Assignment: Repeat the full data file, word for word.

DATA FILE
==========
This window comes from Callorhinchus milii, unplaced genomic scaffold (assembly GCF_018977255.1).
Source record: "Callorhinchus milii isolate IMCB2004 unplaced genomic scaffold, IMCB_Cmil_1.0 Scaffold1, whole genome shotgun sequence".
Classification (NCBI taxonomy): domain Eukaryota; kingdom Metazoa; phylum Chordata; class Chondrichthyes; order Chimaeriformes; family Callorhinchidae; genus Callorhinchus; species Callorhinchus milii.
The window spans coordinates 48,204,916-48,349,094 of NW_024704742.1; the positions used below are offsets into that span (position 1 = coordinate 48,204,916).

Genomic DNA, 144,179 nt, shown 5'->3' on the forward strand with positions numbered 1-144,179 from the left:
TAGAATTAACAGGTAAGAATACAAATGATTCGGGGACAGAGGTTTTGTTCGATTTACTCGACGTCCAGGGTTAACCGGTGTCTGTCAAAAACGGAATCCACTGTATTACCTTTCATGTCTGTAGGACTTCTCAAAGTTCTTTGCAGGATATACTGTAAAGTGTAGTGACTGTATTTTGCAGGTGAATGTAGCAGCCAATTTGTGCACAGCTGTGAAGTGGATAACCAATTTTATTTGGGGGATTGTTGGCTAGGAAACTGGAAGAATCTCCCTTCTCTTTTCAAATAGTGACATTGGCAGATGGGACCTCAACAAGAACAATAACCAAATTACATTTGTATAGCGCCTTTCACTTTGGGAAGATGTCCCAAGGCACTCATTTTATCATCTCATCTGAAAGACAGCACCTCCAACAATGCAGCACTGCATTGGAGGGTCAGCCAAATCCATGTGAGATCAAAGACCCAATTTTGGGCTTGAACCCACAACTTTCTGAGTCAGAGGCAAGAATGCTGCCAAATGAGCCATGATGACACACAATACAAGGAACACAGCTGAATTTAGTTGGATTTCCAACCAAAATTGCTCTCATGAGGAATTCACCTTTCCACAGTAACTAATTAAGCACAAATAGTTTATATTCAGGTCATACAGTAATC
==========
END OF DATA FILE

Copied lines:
This window comes from Callorhinchus milii, unplaced genomic scaffold (assembly GCF_018977255.1).
Source record: "Callorhinchus milii isolate IMCB2004 unplaced genomic scaffold, IMCB_Cmil_1.0 Scaffold1, whole genome shotgun sequence".
Classification (NCBI taxonomy): domain Eukaryota; kingdom Metazoa; phylum Chordata; class Chondrichthyes; order Chimaeriformes; family Callorhinchidae; genus Callorhinchus; species Callorhinchus milii.
The window spans coordinates 48,204,916-48,349,094 of NW_024704742.1; the positions used below are offsets into that span (position 1 = coordinate 48,204,916).

Genomic DNA, 144,179 nt, shown 5'->3' on the forward strand with positions numbered 1-144,179 from the left:
TAGAATTAACAGGTAAGAATACAAATGATTCGGGGACAGAGGTTTTGTTCGATTTACTCGACGTCCAGGGTTAACCGGTGTCTGTCAAAAACGGAATCCACTGTATTACCTTTCATGTCTGTAGGACTTCTCAAAGTTCTTTGCAGGATATACTGTAAAGTGTAGTGACTGTATTTTGCAGGTGAATGTAGCAGCCAATTTGTGCACAGCTGTGAAGTGGATAACCAATTTTATTTGGGGGATTGTTGGCTAGGAAACTGGAAGAATCTCCCTTCTCTTTTCAAATAGTGACATTGGCAGATGGGACCTCAACAAGAACAATAACCAAATTACATTTGTATAGCGCCTTTCACTTTGGGAAGATGTCCCAAGGCACTCATTTTATCATCTCATCTGAAAGACAGCACCTCCAACAATGCAGCACTGCATTGGAGGGTCAGCCAAATCCATGTGAGATCAAAGACCCAATTTTGGGCTTGAACCCACAACTTTCTGAGTCAGAGGCAAGAATGCTGCCAAATGAGCCATGATGACACACAATACAAGGAACACAGCTGAATTTAGTTGGATTTCCAACCAAAATTGCTCTCATGAGGAATTCACCTTTCCACAGTAACTAATTAAGCACAAATAGTTTATATTCAGGTCATACAGTAATC